With a goal of playing down from 27 to 10, the final elimination of the day came nearly 12 hours after the first cards had hit the air. In a heads-up hand that featured the WSOP fourth- and fifth-place finishers, Aaron Kanter moved all in on an Aheart 10diamond 6heart flop, and Andrew Black called. Black flipped over the Adiamond 10club and Kanter became an instant dog with the Aclub Kdiamond. The 8spade turn and 3heart river offered Kanter no help, and he finished the tournament in 11th place.

The chip counts going to the final table were as follows:
1. Andrew Black - $94,175 (Seat No. 6)
2. Daniel Negreanu - $44,325 (Seat No. 5)
3. Daniel Bergsdorf - $24,500 (Seat No. 10)
4. Thang "Kido" Pham - $23,825 (Seat No. 1)
5. Mike "The Mouth" Matusow - $21,300 (Seat No. 4)
6. Chris "Jesus" Ferguson - $16,600 (Seat No. 2)
7. Mike Sexton - $16,100 (Seat No. 7)
8. Darrell Dicken - $15,425 (Seat No. 3)
9. Gus Hansen - $7,375 (Seat No. 8)
10. Chris Reslock - $6,375 (Seat No. 9)

The Tournament of Champions final table played out in a conspicuous corner of the Rio's Amazon Room. While more than 1,000 casino employees participated in the first "official" event of the 2006 World Series of Poker, the majority of fans in attendance crowded around the one table adorned with black starlight curtains and fawned over by an ESPN film crew.

At 2 p.m. PDT, with cameras and boom mikes swirling around the final-table set, the first cards hit the air. Play began with $2,000-$4,000 blinds and $500 antes. Tournament officials also increased each player's chip count by 10 times, a move used to generate the kind of massive stacks that viewers love to see on TV.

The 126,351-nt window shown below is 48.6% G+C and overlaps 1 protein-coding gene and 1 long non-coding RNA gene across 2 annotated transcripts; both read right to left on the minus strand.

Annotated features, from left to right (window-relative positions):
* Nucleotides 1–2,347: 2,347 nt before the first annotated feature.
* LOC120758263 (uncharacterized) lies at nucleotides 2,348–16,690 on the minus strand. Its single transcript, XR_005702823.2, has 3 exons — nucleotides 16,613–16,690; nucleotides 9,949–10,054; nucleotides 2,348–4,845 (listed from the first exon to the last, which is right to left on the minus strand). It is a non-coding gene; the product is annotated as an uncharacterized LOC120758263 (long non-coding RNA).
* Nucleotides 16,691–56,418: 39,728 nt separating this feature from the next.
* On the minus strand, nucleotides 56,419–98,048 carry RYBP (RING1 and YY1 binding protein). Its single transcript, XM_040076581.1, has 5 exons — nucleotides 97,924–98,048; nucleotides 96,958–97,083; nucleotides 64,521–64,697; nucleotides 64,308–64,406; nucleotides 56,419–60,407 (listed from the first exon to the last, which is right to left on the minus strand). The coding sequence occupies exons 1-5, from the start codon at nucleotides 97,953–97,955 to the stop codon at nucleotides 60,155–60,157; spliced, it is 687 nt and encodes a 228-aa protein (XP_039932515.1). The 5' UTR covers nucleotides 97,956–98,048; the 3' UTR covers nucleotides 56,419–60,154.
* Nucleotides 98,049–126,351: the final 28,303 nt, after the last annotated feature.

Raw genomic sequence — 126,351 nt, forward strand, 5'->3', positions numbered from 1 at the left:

Despite the chip boost, fans needed to wait only 20 minutes to witness the TOC final table's first casualty. Gus Hansen's Aclub Kdiamond failed to improve against Andrew Black's 9diamond 9spade, and he finished the tournament in 10th place.

Hansen's elimination also meant that the money bubble had burst, and the remaining players were guaranteed at least $25,000 for two days' work.

Nearly one hour later, Daniel Bergsdorf achieved the unenviable distinction of being the first player paid in the TOC. A Negreanu flopped nut straight cracked pocket kings, and Bergsdorf, the 2005 WSOP main-event seventh-place finisher, hit the rail in ninth place ($25,000).

Thang "Kido" Pham followed as the eighth-place finisher. After an apparent preflop bluff, Pham found himself all in with the Jdiamond 3spade against Black's Adiamond 7diamond. The Kclub Kdiamond 10club 7diamond 2heart board gave Pham no help, and he took home $25,000.

Crowd favorite Chris Ferguson, a short stack for much of the day, bowed out of the tournament in seventh place when his pocket sixes ran into the pocket eights of Darrell "Gigabet" Dicken. Fans chanted for a miracle 6, but Dicken's eights held up, and Ferguson left the final table $50,000 richer.